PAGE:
Translating a Museum Experience into Consumer Product - Smithsonian Lemelson Center’ Spark Lab
During the data collection phase of the Smithsonian Spark lab Invention Kits developed for Faber-Castell, Creativity for Kids, I visited the Smithsonian’s Lemelson Center for the Study of Invention and Innovation with the goal of creative ethnographic research at the centers Spark Lab.
( Spark!Lab is where museum visitors become inventors. The Lemelson Center for the Study of Invention and Innovation invites children between the ages of 6 and 12 to create, collaborate, explore, test, experiment, and invent. Activities for children and families incorporate traditional science, technology, engineering, and math (STEM) with art, museum, and creativity.)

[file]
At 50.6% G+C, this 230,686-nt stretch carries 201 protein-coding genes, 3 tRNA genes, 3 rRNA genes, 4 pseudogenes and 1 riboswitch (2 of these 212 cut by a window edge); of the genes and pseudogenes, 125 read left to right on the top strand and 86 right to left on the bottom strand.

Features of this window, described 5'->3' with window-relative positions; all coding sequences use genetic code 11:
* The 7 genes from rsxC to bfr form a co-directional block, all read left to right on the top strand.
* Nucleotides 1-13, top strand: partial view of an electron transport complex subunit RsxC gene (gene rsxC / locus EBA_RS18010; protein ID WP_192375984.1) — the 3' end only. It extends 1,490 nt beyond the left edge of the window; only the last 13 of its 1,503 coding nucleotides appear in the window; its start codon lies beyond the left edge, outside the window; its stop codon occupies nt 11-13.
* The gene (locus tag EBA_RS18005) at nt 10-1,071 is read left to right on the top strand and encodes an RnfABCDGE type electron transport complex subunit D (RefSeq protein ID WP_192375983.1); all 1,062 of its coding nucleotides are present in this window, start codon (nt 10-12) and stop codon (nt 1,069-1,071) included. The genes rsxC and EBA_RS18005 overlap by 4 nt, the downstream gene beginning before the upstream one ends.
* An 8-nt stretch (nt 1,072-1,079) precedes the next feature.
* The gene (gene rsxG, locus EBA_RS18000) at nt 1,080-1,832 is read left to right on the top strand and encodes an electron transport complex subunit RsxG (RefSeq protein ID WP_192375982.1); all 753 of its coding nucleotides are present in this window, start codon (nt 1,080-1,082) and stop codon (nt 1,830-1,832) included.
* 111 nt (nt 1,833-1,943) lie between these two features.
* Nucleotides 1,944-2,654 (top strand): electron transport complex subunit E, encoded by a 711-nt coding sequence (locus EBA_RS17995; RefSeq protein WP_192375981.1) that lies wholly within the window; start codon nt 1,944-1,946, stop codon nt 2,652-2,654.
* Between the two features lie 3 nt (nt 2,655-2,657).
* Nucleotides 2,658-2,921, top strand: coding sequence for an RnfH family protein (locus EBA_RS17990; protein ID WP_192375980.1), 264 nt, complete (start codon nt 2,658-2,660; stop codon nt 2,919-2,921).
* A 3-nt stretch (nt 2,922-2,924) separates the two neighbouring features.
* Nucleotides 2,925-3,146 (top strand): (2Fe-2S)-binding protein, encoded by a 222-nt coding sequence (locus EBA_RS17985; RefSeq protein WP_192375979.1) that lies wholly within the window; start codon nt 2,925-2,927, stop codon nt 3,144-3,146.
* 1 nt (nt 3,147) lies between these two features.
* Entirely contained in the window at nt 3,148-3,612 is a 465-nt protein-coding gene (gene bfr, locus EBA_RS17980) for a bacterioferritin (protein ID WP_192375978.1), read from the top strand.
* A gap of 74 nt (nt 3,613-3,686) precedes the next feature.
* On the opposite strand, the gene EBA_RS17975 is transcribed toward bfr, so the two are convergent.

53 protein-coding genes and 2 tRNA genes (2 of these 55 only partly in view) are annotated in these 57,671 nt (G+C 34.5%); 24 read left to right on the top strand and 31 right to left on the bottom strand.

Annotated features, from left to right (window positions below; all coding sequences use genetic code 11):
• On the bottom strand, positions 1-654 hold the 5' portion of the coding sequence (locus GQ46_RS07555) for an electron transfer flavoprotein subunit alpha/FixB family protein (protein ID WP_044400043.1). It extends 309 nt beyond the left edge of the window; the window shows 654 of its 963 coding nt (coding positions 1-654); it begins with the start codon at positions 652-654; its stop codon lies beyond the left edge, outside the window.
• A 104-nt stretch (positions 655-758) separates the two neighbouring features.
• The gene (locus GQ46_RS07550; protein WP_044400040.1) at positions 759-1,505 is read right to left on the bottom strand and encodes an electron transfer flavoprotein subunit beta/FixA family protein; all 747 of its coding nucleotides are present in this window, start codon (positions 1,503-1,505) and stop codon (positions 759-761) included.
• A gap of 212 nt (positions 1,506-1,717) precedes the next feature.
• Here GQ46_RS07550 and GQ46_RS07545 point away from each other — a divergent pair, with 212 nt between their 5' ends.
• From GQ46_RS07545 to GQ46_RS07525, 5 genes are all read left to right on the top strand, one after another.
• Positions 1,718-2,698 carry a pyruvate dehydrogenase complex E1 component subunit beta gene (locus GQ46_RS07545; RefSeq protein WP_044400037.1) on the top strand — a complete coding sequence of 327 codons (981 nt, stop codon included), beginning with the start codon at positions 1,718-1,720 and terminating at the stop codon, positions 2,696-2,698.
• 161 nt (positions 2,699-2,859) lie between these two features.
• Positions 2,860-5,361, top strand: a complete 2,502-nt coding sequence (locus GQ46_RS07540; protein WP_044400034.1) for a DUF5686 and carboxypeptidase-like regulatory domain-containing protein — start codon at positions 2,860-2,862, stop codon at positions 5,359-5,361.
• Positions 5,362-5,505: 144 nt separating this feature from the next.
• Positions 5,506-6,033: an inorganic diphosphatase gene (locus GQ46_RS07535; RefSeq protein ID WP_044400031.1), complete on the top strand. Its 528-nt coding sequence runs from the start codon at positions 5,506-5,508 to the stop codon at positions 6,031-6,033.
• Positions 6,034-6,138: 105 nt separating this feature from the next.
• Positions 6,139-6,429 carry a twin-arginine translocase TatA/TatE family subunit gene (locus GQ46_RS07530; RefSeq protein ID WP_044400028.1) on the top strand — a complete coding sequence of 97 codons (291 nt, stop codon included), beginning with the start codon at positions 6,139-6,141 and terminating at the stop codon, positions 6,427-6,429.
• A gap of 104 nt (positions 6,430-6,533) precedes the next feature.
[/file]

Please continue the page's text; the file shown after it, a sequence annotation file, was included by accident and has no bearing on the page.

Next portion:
I would spend time observing the exhibitions visitors, who were families of small children with parents or guardians, who moved through the self-guided activities. Each station presented the opportunity for a child to engage in a stage of the invention process.
The goal for the product development team was how to best represent this exhibition as a boxed STEM activity. As the exhibition had no plug-and-play style guide, my team would need to develop the brand style guide and packaging systems which would capture the aesthetics. The time spent in the space during this visit provided the content for the team to kick off the ideation process.
The program’s goal was to feature several skus for a strong planogram presence, and this initial visit was the beginning of the process to determine how many SKUS was the right balance to represent the experience and fulfill the requirements of the licensing agreement that we needed to structure.
The end result was a program featuring 8 STEM / STEAM Activity Kits.